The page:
Scores of Batswana who have been executed for murder without extenuating circumstances did not have a fair trial, it has emerged in a judgement by Lobatse High Court Judge, Justice Tshepo Motswagole.
In a landmark judgement that stops short of questioning the constitutionality of the death penalty and is explicit that convicts accused of murder without extenuating circumstances are denied justice, the presiding judge scrapped Section 203 of the Penal Code which prescribes death penalty.
The judge pointed out that the problem with section 203 is that it does not afford the persons convicted of murder equal treatment and equal opportunity, and it seriously undermines the individualisation of the enquiry on the imposition of the ultimate penalty by excluding well known sentencing principles and usual mitigating factors.
Motswagole said it was unfair for a person convicted of murder with no extenuating circumstances not to mitigate while the one convicted of murder with extenuating circumstances is allowed to mitigate.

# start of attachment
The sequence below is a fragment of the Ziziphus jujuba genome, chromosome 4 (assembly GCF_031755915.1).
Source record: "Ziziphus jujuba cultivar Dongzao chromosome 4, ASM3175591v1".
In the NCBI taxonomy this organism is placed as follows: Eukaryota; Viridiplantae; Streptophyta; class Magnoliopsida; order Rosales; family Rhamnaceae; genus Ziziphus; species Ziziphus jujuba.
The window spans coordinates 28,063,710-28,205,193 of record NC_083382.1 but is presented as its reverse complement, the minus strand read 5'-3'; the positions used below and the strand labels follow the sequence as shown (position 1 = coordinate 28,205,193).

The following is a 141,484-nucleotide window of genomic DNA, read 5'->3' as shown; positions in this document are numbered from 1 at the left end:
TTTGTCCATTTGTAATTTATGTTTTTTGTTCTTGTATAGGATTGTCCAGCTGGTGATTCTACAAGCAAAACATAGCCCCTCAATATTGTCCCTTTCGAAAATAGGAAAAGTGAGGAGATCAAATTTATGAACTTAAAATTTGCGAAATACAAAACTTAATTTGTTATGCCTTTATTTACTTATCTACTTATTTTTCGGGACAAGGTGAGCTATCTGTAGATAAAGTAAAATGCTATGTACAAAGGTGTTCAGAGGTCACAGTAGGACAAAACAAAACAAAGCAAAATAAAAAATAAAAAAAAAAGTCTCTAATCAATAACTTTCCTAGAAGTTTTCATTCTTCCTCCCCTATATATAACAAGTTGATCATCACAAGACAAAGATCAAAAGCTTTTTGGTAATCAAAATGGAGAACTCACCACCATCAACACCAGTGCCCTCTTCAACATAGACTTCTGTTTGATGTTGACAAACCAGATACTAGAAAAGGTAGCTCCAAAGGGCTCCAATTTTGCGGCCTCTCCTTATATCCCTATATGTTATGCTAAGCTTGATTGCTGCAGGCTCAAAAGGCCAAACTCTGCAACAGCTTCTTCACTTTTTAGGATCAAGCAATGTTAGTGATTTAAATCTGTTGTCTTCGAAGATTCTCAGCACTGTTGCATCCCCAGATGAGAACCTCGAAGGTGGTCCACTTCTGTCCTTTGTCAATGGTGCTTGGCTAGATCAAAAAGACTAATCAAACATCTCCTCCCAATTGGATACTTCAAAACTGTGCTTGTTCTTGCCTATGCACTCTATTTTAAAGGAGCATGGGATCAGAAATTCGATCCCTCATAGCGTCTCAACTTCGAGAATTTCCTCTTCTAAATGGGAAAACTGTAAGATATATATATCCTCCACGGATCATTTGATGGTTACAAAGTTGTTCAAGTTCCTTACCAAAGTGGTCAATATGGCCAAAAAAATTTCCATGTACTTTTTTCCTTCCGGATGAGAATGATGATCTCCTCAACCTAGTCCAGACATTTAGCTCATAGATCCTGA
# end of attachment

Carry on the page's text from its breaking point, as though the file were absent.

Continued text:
He said it was grossly unfair to demand of the murder convict to show that he is not death-worthy and at the same time forbid him to produce factors that can persuade the trial judge not to impose the death penalty.
“One should bear in mind that all persons convicted of any crime are permitted to present all mitigating factors before sentencing including the fact that one is a first offender, remorseful and had had pre-trial or pre-conviction incarceration. Yet one convicted of murder without extenuation circumstances is singularly singled out for an unfair, inequitable, unequal and discriminatory treatment by exclusion of the relevant factors. I cannot find any legitimate State interest for this unfair, discriminatory and unequal treatment,” he said.
Motswagole said he was ┬áunable to “see how one’s mouth can be shacked and at the same time expect the person to show that he or she is not death worthy but this is exactly what is being done pursuant to section ┬á203(2).”